I am often guilty of putting athletes in their own bubble, separate from the confines of regular society. I do not give them the benefit of the doubt, but rather use their fame and fortune as a means to disprove their alleged heinous actions. I could not fathom how an athlete in the prime of his career, making millions of dollars to play a game, while generally enjoying a largely carefree and extravagant lifestyle, at least in terms of finances, could be so foolish as to commit a felony that would bring an abrupt end to their paradise.

I just could not comprehend it. Convenience and protection of self-interest, not morals, just seemed to be such a practical decision that even the most morally-devoid individual could never forgo such luxury and perks for the life of crime. It shames me to think, while falling victim to naiveté and narrow-minded thinking, I once likened stupidity and rationale to the murder trials of Aaron Hernandez. “How could a budding star on one of NFL’s premier franchise throw everything away,” I often asked. No amount of rubbing elbows with the elites can masquerade the simple fact that some people are just bad, evil even, and that includes the millionaire star athletes that one never thinks could be capable of descending into the depths of murder.

Hernandez, who was serving a life sentence without parole for the murder of semi-professional football player Odin Lloyd in 2013, was found dead in his prison cell Wednesday morning. The Souza-Baranowski Correctional Center, located in Lancaster, Massachusetts, ruled the death to be a suicide. Hernandez’s demise comes just five days after the former New England Patriots tight end was acquitted for the 2012 double homicide of Daniel de Abreu and Safiro Furtado. The last years of Hernandez’s life, culminating with the sudden suicide, has prompted many people, including television personalities, to label him as the latest sports tragedy, a term that seems inappropriate and bereft of sensitivity considering all of the devastation he has left behind at the age of 27.

There are certain disheartening happenings in the world of sports that are undeniable tragedies like the death of Loyola Marymount University star basketball player Hank Gathers, who succumbed to a heart condition and collapsed during a 1989 game, or legendary NASCAR driver Dale Earnhardt Sr.’s fatal crash during the 2001 Daytona 500. They are the catastrophes that completely alters how you will view that sport, team or perhaps even life going forward. Hernandez does not belong, nor deserve to be in that category. He is, for myself, an emblem of the bursting of that aforementioned bubble that separates sports from society in the minds of so many. We were all treated to the harsh realization that complete darkness exists even in the sphere of our lives that we expect to be an escape from the hardships we regularly endure, and inspiration for our youths who seem to be increasingly marginalized and dismissed in this all-about-me era.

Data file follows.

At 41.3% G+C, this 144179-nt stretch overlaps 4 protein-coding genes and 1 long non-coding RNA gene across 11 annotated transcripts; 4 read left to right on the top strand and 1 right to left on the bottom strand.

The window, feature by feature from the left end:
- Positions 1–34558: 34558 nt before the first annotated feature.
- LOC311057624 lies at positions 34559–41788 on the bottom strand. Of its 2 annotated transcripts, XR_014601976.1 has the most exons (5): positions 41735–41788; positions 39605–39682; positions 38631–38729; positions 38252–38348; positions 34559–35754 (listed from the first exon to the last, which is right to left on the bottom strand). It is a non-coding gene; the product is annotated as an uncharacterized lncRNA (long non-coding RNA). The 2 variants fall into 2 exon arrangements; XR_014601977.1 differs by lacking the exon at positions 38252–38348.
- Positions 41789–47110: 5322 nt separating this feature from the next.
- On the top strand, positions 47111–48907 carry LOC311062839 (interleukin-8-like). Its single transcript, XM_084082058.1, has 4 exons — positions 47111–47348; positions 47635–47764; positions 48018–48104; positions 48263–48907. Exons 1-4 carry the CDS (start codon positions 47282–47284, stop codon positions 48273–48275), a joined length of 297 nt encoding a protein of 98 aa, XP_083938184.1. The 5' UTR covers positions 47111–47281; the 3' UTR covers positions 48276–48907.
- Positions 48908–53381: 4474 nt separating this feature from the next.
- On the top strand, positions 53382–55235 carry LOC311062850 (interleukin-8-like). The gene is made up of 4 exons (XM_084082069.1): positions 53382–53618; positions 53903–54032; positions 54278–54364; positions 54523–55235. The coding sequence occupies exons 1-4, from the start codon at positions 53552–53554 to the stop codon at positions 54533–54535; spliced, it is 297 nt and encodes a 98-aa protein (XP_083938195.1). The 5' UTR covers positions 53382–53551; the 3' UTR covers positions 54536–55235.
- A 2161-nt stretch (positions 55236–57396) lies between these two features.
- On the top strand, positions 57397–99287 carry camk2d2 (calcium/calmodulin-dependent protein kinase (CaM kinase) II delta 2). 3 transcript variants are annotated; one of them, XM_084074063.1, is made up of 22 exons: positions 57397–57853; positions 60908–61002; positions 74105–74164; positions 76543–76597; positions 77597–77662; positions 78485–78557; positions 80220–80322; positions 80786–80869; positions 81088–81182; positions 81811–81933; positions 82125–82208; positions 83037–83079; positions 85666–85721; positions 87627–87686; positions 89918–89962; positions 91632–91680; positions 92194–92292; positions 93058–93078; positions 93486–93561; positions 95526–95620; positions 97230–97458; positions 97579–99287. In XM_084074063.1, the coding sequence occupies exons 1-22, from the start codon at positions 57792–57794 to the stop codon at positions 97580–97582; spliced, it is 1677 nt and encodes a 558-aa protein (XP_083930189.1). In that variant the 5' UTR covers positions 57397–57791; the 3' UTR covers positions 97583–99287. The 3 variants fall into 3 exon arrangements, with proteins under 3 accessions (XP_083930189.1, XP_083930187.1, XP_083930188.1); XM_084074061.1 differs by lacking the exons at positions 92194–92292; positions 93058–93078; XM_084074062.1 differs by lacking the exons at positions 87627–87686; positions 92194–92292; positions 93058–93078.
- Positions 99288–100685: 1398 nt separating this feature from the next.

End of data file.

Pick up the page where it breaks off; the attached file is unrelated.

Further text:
But Hernandez was not selfish. He was a cold-blooded killer whose legacy should not be one that causes us to lament the downward spiral he plummeted towards from his days at the University of Florida. He is not someone who warrants the “what could have been sentiment.” His case is one that people feel they must rationalize, as he had the talent and the opportunities to become a bonafide star in the league for many years, but chose the life of a thug – not the dramatized one on television or in music – but an authentic one who had never been witnessed on this big of a scale in this arena.

Several football players, past and present, have taken tow Twitter to express their shock and remorse for Hernandez’s daughter for having lost her father. But she lost her father long ago, and America lost what could have been an inspirational tale of a reformed troubled youth, something spectators are seeing less and less in the NFL. Instead, we were left with a despicable human being whose actions failed to show an iota of human decency or empathy, whose suicide adds to his fall from grace narrative and further overshadows the death of Lloyd, his family and everyone else who was affected by the wicked Hernandez.

The Hernandez trials are still baffling in that no player at his level (O.J. Simpson was already out of the limelight when he was tried for double homicide) has ever gone down such a path. He will forever be a reminder that no one atop this seemingly untouchable stratosphere we call professional sports is immune to leaving behind a life of despair and devastation. That’s a tragedy.

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